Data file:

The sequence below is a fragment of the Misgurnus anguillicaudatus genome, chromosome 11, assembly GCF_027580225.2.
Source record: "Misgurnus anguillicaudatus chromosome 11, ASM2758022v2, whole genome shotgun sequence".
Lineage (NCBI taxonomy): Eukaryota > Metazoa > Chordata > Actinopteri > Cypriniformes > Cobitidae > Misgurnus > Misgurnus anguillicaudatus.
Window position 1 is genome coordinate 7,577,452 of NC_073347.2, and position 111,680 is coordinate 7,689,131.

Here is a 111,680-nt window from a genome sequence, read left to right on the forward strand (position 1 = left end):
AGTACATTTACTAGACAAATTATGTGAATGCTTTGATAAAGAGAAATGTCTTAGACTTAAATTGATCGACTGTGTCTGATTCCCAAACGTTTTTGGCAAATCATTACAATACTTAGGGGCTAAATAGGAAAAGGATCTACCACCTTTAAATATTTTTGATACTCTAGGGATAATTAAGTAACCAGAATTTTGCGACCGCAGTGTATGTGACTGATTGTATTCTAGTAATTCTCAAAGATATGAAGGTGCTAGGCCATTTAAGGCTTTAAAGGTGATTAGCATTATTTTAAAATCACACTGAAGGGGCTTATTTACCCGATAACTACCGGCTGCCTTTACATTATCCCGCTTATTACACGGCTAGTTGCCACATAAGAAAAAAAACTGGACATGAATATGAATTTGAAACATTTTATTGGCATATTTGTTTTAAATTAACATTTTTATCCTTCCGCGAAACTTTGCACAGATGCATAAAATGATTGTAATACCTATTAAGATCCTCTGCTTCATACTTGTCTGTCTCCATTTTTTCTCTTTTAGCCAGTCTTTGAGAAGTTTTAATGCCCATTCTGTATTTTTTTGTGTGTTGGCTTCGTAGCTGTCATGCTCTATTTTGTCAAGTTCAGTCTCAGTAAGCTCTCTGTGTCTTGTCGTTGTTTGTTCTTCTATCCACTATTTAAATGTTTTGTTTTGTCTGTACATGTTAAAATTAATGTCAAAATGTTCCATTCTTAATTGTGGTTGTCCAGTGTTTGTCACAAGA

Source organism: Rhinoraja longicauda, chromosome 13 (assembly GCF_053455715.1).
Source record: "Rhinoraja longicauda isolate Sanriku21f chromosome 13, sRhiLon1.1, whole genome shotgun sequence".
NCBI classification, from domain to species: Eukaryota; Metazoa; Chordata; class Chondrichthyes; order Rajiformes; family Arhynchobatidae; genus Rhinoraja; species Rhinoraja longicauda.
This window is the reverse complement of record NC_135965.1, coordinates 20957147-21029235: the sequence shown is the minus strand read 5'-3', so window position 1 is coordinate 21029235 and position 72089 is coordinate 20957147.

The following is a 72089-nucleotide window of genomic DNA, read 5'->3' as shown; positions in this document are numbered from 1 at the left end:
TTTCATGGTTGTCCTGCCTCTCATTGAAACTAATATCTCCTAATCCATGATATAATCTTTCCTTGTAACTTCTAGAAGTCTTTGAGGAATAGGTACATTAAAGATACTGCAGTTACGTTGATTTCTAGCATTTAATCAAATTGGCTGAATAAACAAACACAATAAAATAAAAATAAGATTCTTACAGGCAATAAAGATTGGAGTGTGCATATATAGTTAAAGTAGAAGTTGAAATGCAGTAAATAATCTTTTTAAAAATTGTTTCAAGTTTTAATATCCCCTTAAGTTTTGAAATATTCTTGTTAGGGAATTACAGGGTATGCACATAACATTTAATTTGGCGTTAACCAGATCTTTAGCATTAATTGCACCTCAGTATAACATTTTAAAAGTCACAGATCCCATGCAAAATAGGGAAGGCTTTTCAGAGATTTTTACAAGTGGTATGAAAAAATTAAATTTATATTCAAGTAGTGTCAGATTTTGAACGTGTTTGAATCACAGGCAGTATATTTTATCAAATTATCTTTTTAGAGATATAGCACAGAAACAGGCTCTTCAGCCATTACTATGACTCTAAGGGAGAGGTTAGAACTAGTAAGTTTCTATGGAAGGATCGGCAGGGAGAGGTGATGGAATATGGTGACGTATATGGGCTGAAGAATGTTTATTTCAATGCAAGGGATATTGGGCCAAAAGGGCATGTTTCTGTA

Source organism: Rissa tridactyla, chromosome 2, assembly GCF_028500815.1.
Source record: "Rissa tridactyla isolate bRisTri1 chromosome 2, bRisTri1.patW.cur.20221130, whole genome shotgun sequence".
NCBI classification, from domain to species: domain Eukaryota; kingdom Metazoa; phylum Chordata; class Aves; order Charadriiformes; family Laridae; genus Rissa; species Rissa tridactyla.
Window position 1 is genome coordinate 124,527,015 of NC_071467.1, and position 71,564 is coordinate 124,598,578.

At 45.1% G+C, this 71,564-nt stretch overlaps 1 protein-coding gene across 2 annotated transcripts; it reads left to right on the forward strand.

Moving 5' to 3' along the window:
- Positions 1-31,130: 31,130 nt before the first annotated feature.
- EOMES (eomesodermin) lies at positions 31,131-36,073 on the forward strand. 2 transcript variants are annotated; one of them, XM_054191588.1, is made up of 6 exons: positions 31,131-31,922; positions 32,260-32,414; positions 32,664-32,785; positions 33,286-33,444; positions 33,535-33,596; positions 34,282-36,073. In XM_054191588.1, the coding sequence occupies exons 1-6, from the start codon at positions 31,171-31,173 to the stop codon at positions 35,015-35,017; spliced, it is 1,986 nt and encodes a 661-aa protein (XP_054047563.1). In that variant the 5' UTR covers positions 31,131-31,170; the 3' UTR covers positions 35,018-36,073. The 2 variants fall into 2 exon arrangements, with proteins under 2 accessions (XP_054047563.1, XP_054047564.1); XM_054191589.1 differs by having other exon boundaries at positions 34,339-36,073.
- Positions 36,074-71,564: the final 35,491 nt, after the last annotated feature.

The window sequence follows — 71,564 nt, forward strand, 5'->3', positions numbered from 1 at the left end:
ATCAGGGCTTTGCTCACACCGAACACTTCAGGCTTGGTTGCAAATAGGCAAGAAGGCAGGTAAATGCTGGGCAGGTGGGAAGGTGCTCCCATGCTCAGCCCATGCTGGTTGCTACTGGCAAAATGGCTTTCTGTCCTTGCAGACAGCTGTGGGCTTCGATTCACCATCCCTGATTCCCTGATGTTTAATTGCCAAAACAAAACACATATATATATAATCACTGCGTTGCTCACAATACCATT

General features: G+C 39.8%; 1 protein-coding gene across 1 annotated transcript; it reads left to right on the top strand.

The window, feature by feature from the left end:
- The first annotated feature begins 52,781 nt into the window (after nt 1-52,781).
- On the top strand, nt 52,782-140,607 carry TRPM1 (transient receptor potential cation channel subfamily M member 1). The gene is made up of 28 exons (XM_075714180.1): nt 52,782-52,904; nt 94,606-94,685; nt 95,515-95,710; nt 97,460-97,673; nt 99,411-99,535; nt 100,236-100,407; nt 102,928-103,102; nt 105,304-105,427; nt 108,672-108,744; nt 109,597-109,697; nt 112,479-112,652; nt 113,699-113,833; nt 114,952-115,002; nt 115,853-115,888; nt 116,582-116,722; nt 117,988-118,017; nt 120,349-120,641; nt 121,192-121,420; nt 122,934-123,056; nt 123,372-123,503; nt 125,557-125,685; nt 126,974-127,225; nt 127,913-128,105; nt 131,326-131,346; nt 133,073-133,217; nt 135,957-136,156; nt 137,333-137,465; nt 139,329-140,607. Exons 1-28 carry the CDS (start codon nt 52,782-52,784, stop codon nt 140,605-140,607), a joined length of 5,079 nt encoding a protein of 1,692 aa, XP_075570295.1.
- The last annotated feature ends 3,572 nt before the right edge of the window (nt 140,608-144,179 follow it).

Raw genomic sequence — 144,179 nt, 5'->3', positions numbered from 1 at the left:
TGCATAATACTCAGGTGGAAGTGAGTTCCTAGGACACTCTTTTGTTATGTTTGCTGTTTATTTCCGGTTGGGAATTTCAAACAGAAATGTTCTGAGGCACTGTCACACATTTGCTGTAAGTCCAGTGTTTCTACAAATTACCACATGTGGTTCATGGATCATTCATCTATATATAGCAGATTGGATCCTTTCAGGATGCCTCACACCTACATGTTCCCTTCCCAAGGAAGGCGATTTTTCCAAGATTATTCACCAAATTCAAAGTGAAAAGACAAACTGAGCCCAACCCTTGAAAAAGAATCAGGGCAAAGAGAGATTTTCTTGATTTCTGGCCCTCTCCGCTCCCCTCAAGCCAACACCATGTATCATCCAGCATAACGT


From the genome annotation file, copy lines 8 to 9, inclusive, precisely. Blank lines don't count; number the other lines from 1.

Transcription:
Source record: "Rhinoraja longicauda isolate Sanriku21f chromosome 13, sRhiLon1.1, whole genome shotgun sequence".
NCBI classification, from domain to species: Eukaryota; Metazoa; Chordata; class Chondrichthyes; order Rajiformes; family Arhynchobatidae; genus Rhinoraja; species Rhinoraja longicauda.